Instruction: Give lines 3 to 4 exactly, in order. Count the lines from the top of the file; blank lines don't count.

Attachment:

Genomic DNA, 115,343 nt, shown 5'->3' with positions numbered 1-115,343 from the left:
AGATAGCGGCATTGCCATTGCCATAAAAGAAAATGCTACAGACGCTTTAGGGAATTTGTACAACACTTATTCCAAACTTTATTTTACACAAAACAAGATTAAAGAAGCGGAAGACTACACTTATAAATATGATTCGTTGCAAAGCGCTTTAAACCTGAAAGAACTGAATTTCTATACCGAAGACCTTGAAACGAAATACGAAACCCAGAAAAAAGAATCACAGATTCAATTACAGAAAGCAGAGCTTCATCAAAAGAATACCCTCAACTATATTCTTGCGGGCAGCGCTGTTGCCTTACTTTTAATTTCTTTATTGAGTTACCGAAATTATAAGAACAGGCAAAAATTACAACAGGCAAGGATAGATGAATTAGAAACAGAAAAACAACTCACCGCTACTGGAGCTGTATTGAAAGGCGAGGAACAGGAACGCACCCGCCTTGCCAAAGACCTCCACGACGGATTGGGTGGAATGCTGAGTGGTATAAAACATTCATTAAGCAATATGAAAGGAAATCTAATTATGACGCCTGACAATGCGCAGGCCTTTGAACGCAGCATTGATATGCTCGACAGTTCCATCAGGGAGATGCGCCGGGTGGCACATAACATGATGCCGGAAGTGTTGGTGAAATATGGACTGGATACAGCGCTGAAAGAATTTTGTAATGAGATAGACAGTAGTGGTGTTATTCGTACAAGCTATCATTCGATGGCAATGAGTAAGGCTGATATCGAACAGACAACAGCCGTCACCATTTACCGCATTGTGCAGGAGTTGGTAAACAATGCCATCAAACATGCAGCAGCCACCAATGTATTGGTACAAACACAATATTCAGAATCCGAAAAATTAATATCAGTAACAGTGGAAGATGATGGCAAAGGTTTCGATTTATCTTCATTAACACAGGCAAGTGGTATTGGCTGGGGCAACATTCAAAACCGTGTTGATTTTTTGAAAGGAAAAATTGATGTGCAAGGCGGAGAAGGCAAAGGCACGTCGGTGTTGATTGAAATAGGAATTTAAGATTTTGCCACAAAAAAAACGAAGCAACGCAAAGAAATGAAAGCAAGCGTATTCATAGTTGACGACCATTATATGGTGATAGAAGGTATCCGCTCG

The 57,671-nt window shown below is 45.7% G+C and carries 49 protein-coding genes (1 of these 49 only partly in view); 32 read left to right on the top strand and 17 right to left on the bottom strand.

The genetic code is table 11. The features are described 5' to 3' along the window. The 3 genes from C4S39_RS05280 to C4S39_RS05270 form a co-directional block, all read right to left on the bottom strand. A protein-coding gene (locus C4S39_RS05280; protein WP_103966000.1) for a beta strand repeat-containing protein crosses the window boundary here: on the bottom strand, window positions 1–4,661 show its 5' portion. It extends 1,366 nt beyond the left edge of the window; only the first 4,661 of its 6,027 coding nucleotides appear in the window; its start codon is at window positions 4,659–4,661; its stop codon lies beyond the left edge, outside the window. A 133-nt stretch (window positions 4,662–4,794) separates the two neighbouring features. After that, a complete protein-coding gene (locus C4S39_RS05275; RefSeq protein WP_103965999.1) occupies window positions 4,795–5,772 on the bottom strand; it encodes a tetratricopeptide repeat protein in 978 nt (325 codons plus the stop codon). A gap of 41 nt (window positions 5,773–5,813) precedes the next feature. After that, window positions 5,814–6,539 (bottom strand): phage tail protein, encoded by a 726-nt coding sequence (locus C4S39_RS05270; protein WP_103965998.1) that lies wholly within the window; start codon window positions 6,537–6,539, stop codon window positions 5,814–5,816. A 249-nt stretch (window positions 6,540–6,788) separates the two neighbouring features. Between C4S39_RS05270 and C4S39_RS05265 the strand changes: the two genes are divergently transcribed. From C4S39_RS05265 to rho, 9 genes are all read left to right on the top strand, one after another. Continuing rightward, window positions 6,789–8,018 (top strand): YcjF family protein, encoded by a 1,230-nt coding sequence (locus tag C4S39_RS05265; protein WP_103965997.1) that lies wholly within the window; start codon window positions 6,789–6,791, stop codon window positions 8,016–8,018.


The 57,671-nt window shown below is 45.7% G+C and carries 49 protein-coding genes (1 of these 49 only partly in view); 32 read left to right on the top strand and 17 right to left on the bottom strand.

The genetic code is table 11. The features are described 5' to 3' along the window. The 3 genes from C4S39_RS05280 to C4S39_RS05270 form a co-directional block, all read right to left on the bottom strand. A protein-coding gene (locus C4S39_RS05280; protein WP_103966000.1) for a beta strand repeat-containing protein crosses the window boundary here: on the bottom strand, window positions 1–4,661 show its 5' portion. It extends 1,366 nt beyond the left edge of the window; only the first 4,661 of its 6,027 coding nucleotides appear in the window; its start codon is at window positions 4,659–4,661; its stop codon lies beyond the left edge, outside the window. A 133-nt stretch (window positions 4,662–4,794) separates the two neighbouring features. After that, a complete protein-coding gene (locus C4S39_RS05275; RefSeq protein WP_103965999.1) occupies window positions 4,795–5,772 on the bottom strand; it encodes a tetratricopeptide repeat protein in 978 nt (325 codons plus the stop codon). A gap of 41 nt (window positions 5,773–5,813) precedes the next feature. After that, window positions 5,814–6,539 (bottom strand): phage tail protein, encoded by a 726-nt coding sequence (locus C4S39_RS05270; protein WP_103965998.1) that lies wholly within the window; start codon window positions 6,537–6,539, stop codon window positions 5,814–5,816. A 249-nt stretch (window positions 6,540–6,788) separates the two neighbouring features. Between C4S39_RS05270 and C4S39_RS05265 the strand changes: the two genes are divergently transcribed. From C4S39_RS05265 to rho, 9 genes are all read left to right on the top strand, one after another. Continuing rightward, window positions 6,789–8,018 (top strand): YcjF family protein, encoded by a 1,230-nt coding sequence (locus tag C4S39_RS05265; protein WP_103965997.1) that lies wholly within the window; start codon window positions 6,789–6,791, stop codon window positions 8,016–8,018.